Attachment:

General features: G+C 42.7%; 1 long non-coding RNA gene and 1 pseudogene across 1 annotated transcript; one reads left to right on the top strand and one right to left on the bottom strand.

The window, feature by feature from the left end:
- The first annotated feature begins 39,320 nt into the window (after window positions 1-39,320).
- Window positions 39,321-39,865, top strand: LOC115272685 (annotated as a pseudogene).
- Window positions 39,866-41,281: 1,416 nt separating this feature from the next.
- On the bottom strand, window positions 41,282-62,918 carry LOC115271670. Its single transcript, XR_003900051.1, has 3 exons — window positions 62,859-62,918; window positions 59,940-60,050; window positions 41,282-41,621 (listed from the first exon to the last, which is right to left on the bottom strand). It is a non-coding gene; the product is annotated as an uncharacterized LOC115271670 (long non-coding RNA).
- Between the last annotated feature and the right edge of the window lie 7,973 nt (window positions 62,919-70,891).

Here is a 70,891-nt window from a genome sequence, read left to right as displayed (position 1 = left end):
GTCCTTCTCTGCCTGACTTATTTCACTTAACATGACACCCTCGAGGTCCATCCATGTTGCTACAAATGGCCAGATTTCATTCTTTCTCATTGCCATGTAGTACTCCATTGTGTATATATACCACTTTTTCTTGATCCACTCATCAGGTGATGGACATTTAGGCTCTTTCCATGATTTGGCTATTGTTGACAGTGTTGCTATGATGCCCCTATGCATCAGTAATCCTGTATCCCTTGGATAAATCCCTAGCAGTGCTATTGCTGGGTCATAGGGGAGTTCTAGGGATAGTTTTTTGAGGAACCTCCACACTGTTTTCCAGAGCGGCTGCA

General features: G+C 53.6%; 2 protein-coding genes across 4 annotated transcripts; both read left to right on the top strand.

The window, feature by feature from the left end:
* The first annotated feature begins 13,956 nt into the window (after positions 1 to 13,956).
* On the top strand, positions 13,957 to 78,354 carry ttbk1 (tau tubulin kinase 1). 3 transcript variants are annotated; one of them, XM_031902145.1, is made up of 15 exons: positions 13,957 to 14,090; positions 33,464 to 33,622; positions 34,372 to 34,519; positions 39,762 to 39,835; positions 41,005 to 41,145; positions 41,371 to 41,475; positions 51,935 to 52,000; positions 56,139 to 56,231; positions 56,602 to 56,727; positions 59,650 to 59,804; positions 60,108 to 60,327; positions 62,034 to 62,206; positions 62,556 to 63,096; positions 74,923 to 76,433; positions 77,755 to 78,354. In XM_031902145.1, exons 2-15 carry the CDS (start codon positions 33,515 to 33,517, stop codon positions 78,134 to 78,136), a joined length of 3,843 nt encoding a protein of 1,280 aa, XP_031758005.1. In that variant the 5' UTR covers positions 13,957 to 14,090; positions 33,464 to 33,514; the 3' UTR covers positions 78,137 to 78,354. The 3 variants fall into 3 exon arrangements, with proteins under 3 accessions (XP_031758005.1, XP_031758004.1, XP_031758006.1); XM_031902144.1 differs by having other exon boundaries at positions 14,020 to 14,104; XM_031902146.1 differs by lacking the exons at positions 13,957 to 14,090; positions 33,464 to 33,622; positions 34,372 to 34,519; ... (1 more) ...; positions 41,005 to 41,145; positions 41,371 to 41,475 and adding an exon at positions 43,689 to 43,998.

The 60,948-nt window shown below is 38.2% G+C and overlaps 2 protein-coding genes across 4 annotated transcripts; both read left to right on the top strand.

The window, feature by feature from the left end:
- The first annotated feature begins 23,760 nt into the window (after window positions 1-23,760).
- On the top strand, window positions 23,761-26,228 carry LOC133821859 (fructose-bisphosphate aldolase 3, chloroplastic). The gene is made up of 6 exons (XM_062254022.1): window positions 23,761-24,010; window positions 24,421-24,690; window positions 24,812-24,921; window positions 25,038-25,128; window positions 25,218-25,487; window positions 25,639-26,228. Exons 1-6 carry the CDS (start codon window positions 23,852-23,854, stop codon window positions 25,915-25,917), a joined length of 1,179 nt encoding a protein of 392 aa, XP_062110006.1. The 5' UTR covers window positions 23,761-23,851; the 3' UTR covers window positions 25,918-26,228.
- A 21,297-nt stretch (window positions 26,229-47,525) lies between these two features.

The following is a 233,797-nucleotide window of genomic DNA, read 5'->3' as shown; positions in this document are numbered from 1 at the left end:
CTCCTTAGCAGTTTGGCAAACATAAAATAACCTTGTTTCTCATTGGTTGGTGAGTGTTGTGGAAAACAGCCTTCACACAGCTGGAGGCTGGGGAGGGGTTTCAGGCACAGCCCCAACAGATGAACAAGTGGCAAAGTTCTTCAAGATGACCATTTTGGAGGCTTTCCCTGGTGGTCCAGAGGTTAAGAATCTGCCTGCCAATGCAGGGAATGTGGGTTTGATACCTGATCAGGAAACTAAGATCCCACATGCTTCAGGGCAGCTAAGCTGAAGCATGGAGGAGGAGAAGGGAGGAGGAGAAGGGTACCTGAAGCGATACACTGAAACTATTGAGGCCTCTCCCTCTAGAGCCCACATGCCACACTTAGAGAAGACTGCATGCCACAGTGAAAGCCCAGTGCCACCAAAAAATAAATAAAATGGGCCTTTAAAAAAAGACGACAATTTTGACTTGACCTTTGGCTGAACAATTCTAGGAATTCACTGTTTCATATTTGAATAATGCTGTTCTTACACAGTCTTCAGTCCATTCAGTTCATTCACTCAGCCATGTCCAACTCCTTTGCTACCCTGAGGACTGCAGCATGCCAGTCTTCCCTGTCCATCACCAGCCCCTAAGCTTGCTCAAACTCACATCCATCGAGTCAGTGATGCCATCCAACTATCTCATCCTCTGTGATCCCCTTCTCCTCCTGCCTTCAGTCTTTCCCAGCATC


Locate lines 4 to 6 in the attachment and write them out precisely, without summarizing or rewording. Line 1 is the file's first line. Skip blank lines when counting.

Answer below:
- Window positions 39,321-39,865, top strand: LOC115272685 (annotated as a pseudogene).
- Window positions 39,866-41,281: 1,416 nt separating this feature from the next.
- On the bottom strand, window positions 41,282-62,918 carry LOC115271670. Its single transcript, XR_003900051.1, has 3 exons — window positions 62,859-62,918; window positions 59,940-60,050; window positions 41,282-41,621 (listed from the first exon to the last, which is right to left on the bottom strand). It is a non-coding gene; the product is annotated as an uncharacterized LOC115271670 (long non-coding RNA).